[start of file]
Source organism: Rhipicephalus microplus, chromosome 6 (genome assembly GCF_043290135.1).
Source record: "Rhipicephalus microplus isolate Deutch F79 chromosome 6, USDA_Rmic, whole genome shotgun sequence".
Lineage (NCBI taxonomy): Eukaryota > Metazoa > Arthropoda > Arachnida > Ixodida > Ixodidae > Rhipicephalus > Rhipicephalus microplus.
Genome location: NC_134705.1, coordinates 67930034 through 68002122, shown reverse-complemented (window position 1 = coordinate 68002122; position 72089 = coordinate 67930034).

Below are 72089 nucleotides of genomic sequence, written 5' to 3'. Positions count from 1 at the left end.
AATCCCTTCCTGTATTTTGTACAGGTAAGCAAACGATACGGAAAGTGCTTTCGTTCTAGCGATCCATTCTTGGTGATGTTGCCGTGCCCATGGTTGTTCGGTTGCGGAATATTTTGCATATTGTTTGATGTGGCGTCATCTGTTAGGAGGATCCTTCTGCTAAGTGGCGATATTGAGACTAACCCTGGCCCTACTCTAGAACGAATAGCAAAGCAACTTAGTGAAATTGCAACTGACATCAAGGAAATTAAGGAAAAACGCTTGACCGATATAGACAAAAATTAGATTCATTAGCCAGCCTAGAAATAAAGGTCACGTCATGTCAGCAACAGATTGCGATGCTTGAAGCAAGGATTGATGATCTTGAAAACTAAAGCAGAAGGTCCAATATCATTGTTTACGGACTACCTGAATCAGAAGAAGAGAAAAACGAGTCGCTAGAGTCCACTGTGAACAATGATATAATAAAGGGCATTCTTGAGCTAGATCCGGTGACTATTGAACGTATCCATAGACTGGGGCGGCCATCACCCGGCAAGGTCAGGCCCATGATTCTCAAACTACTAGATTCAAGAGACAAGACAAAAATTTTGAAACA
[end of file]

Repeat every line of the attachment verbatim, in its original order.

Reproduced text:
Source organism: Rhipicephalus microplus, chromosome 6 (genome assembly GCF_043290135.1).
Source record: "Rhipicephalus microplus isolate Deutch F79 chromosome 6, USDA_Rmic, whole genome shotgun sequence".
Lineage (NCBI taxonomy): Eukaryota > Metazoa > Arthropoda > Arachnida > Ixodida > Ixodidae > Rhipicephalus > Rhipicephalus microplus.
Genome location: NC_134705.1, coordinates 67930034 through 68002122, shown reverse-complemented (window position 1 = coordinate 68002122; position 72089 = coordinate 67930034).

Below are 72089 nucleotides of genomic sequence, written 5' to 3'. Positions count from 1 at the left end.
AATCCCTTCCTGTATTTTGTACAGGTAAGCAAACGATACGGAAAGTGCTTTCGTTCTAGCGATCCATTCTTGGTGATGTTGCCGTGCCCATGGTTGTTCGGTTGCGGAATATTTTGCATATTGTTTGATGTGGCGTCATCTGTTAGGAGGATCCTTCTGCTAAGTGGCGATATTGAGACTAACCCTGGCCCTACTCTAGAACGAATAGCAAAGCAACTTAGTGAAATTGCAACTGACATCAAGGAAATTAAGGAAAAACGCTTGACCGATATAGACAAAAATTAGATTCATTAGCCAGCCTAGAAATAAAGGTCACGTCATGTCAGCAACAGATTGCGATGCTTGAAGCAAGGATTGATGATCTTGAAAACTAAAGCAGAAGGTCCAATATCATTGTTTACGGACTACCTGAATCAGAAGAAGAGAAAAACGAGTCGCTAGAGTCCACTGTGAACAATGATATAATAAAGGGCATTCTTGAGCTAGATCCGGTGACTATTGAACGTATCCATAGACTGGGGCGGCCATCACCCGGCAAGGTCAGGCCCATGATTCTCAAACTACTAGATTCAAGAGACAAGACAAAAATTTTGAAACA